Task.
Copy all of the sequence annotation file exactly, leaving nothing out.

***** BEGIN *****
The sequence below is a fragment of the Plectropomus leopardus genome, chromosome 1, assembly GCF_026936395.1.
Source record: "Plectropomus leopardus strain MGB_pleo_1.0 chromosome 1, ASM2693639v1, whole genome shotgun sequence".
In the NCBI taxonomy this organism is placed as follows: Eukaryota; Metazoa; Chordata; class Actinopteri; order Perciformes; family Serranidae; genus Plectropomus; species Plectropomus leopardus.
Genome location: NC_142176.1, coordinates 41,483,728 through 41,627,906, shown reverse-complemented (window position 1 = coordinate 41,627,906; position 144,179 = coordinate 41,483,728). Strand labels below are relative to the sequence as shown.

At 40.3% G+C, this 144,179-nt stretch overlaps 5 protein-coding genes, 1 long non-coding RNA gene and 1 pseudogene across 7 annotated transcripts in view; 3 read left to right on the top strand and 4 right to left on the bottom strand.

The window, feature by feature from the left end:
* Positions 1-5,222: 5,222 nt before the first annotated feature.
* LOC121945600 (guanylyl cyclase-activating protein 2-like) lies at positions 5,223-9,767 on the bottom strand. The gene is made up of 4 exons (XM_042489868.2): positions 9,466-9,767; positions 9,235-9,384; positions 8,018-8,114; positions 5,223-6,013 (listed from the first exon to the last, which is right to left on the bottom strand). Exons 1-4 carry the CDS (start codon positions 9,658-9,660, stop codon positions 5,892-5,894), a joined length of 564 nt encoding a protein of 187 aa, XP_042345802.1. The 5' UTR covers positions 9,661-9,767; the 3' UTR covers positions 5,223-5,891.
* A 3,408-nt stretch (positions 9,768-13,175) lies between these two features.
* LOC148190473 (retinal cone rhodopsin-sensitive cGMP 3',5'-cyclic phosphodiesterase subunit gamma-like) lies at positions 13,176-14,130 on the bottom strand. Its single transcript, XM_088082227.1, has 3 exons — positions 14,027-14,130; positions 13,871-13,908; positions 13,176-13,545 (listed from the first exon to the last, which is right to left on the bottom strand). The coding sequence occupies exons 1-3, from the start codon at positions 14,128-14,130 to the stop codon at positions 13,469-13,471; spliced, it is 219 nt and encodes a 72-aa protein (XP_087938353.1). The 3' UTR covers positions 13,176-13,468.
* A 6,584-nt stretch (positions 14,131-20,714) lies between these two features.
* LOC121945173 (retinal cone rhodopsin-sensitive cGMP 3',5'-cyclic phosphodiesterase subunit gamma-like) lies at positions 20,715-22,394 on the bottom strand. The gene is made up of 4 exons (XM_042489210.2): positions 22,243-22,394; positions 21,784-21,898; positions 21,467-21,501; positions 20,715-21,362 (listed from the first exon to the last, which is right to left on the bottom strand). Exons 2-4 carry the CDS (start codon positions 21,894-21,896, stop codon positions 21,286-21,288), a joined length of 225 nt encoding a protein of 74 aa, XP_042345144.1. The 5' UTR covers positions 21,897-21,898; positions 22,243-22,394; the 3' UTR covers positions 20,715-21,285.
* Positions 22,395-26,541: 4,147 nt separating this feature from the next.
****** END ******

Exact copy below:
The sequence below is a fragment of the Plectropomus leopardus genome, chromosome 1, assembly GCF_026936395.1.
Source record: "Plectropomus leopardus strain MGB_pleo_1.0 chromosome 1, ASM2693639v1, whole genome shotgun sequence".
In the NCBI taxonomy this organism is placed as follows: Eukaryota; Metazoa; Chordata; class Actinopteri; order Perciformes; family Serranidae; genus Plectropomus; species Plectropomus leopardus.
Genome location: NC_142176.1, coordinates 41,483,728 through 41,627,906, shown reverse-complemented (window position 1 = coordinate 41,627,906; position 144,179 = coordinate 41,483,728). Strand labels below are relative to the sequence as shown.

At 40.3% G+C, this 144,179-nt stretch overlaps 5 protein-coding genes, 1 long non-coding RNA gene and 1 pseudogene across 7 annotated transcripts in view; 3 read left to right on the top strand and 4 right to left on the bottom strand.

The window, feature by feature from the left end:
* Positions 1-5,222: 5,222 nt before the first annotated feature.
* LOC121945600 (guanylyl cyclase-activating protein 2-like) lies at positions 5,223-9,767 on the bottom strand. The gene is made up of 4 exons (XM_042489868.2): positions 9,466-9,767; positions 9,235-9,384; positions 8,018-8,114; positions 5,223-6,013 (listed from the first exon to the last, which is right to left on the bottom strand). Exons 1-4 carry the CDS (start codon positions 9,658-9,660, stop codon positions 5,892-5,894), a joined length of 564 nt encoding a protein of 187 aa, XP_042345802.1. The 5' UTR covers positions 9,661-9,767; the 3' UTR covers positions 5,223-5,891.
* A 3,408-nt stretch (positions 9,768-13,175) lies between these two features.
* LOC148190473 (retinal cone rhodopsin-sensitive cGMP 3',5'-cyclic phosphodiesterase subunit gamma-like) lies at positions 13,176-14,130 on the bottom strand. Its single transcript, XM_088082227.1, has 3 exons — positions 14,027-14,130; positions 13,871-13,908; positions 13,176-13,545 (listed from the first exon to the last, which is right to left on the bottom strand). The coding sequence occupies exons 1-3, from the start codon at positions 14,128-14,130 to the stop codon at positions 13,469-13,471; spliced, it is 219 nt and encodes a 72-aa protein (XP_087938353.1). The 3' UTR covers positions 13,176-13,468.
* A 6,584-nt stretch (positions 14,131-20,714) lies between these two features.
* LOC121945173 (retinal cone rhodopsin-sensitive cGMP 3',5'-cyclic phosphodiesterase subunit gamma-like) lies at positions 20,715-22,394 on the bottom strand. The gene is made up of 4 exons (XM_042489210.2): positions 22,243-22,394; positions 21,784-21,898; positions 21,467-21,501; positions 20,715-21,362 (listed from the first exon to the last, which is right to left on the bottom strand). Exons 2-4 carry the CDS (start codon positions 21,894-21,896, stop codon positions 21,286-21,288), a joined length of 225 nt encoding a protein of 74 aa, XP_042345144.1. The 5' UTR covers positions 21,897-21,898; positions 22,243-22,394; the 3' UTR covers positions 20,715-21,285.
* Positions 22,395-26,541: 4,147 nt separating this feature from the next.